January 22:  Knowledge is Power Day

Today is the birthday of English philosopher, statesman, and scientist, Francis Bacon (1561-1626), known for the famous pronouncement, “Knowledge is power.”  In science, Bacon challenged the established deductive method of thinking, which was based on the classical writings of Aristotle and Plato. Unlike deduction, which is based on the syllogism, Bacon’s inductive method is based on empirical evidence.  In Bacon’s method, the five senses become the basis of how we make sense of our world, by observation, data gathering, analysis, and experimentation.

While Bacon is known today for the development of the scientific method, his devotion to that method might have also led to his own demise.  The story goes that one snowy day in 1626 Bacon was travelling with a friend in his carriage.  The two men began arguing about Bacon’s recent hypothesis that fresh meat could be preserved if frozen.  Seeing an opportunity to do some on-the-spot experimentation, Bacon stopped his carriage and purchased a chicken from a peasant woman.  After having the woman gut the chicken, Bacon proceeded to pack snow into the chicken’s carcass. He then put the chicken in a bag, packed more snow around the outside of its body, and buried it.  Unfortunately, in the process of gathering his empirical evidence, Bacon caught a severe chill which led to his death by pneumonia.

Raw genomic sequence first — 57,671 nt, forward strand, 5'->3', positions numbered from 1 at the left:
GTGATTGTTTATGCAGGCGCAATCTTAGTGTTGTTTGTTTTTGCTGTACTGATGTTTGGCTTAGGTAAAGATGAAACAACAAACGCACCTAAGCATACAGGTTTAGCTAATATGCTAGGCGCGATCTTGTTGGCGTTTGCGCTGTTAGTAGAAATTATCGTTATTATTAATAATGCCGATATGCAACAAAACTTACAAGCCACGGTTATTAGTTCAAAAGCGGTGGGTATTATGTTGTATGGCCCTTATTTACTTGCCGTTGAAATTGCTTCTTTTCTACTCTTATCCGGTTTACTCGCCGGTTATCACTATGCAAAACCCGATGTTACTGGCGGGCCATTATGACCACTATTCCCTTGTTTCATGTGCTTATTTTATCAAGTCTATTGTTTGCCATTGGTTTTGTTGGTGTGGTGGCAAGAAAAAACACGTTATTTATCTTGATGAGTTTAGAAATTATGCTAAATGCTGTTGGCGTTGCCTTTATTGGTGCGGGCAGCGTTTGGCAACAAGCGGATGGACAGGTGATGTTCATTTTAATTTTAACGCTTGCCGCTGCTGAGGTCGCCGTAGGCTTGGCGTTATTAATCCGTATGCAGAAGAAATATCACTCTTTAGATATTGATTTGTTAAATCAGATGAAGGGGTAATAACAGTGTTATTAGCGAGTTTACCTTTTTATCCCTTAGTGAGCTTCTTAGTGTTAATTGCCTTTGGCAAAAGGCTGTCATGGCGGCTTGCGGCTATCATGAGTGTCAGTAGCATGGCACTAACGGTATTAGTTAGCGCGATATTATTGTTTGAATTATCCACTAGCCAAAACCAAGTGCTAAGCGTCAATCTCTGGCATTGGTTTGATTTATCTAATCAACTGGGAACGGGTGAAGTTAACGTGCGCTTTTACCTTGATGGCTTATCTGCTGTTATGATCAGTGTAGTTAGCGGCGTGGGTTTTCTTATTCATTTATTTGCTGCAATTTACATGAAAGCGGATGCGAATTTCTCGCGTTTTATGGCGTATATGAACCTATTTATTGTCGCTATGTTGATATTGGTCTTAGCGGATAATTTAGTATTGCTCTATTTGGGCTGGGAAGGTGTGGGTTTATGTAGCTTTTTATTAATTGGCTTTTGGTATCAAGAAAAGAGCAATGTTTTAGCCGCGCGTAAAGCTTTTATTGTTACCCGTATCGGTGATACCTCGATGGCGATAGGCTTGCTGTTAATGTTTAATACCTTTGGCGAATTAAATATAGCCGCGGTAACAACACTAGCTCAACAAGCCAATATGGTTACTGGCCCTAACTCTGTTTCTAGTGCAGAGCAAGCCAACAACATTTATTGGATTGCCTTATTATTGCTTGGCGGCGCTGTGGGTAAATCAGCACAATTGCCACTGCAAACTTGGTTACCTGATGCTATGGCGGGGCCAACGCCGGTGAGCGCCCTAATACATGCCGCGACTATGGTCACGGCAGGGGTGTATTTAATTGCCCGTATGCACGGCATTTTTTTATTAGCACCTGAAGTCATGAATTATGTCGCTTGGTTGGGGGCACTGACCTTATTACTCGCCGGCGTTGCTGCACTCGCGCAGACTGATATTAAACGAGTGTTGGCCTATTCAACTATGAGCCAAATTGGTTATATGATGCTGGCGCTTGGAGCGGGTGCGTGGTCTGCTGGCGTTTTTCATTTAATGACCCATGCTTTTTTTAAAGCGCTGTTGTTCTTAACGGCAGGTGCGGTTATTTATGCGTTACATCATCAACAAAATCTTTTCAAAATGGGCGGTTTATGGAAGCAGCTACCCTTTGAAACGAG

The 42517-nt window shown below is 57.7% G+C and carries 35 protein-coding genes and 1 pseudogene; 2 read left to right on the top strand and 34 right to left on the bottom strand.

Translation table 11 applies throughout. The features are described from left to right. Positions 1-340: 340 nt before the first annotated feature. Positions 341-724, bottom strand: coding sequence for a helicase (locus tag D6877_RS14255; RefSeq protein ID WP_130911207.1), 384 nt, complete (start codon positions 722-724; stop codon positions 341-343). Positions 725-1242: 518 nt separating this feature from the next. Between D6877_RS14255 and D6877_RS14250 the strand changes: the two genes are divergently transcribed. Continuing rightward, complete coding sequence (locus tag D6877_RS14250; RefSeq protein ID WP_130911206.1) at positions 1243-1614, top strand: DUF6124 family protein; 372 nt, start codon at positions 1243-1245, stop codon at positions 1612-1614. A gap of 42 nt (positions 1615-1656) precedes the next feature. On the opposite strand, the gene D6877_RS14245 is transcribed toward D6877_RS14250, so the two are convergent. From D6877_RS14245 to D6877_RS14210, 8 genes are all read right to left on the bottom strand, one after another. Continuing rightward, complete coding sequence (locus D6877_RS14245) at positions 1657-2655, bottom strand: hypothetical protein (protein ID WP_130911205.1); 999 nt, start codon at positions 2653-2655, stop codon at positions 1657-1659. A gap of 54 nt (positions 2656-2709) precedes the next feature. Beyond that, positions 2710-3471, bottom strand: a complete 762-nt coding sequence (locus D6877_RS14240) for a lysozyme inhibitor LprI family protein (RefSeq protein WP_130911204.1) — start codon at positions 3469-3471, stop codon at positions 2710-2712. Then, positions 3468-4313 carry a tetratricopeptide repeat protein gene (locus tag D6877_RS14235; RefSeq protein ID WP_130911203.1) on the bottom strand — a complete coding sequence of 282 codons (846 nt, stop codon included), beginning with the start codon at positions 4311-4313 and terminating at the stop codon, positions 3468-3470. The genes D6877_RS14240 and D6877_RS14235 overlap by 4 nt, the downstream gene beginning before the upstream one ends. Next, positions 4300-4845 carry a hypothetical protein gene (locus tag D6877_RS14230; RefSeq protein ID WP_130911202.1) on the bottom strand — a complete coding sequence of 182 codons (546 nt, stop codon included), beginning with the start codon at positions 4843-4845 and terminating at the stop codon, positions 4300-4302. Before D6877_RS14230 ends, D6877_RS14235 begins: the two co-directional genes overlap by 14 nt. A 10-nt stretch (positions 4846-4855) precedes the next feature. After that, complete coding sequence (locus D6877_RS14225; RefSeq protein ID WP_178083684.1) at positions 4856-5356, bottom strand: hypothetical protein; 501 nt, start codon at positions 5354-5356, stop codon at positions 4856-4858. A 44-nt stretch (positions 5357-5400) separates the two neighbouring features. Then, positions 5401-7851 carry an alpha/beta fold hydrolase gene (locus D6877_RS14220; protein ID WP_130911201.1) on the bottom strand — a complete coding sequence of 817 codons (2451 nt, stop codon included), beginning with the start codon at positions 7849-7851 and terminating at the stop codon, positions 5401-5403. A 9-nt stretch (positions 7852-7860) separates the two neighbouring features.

In addition to his important work in science, Bacon is also known today for his writing, principally the English essay.  Influence by Montaigne, the French writer who pioneered the essay, Bacon adopted and popularized the form in English as a method for exploring ideas in writing.

Bacon wrote on a wide range of topics, but preceded each of his essays’ titles with the preposition “of,” as in Of Truth, Of Death, Of Revenge, Of Love, Of Boldness, Of Ambition.  His essays are eminently quotable, for Bacon crafted his sentences carefully, making each one a profound package of pithiness — you might go so far as to call them “Bacon bits.”  As Bacon explained in his own words, aphorisms, those concise statements of general truth, were essential to his thinking: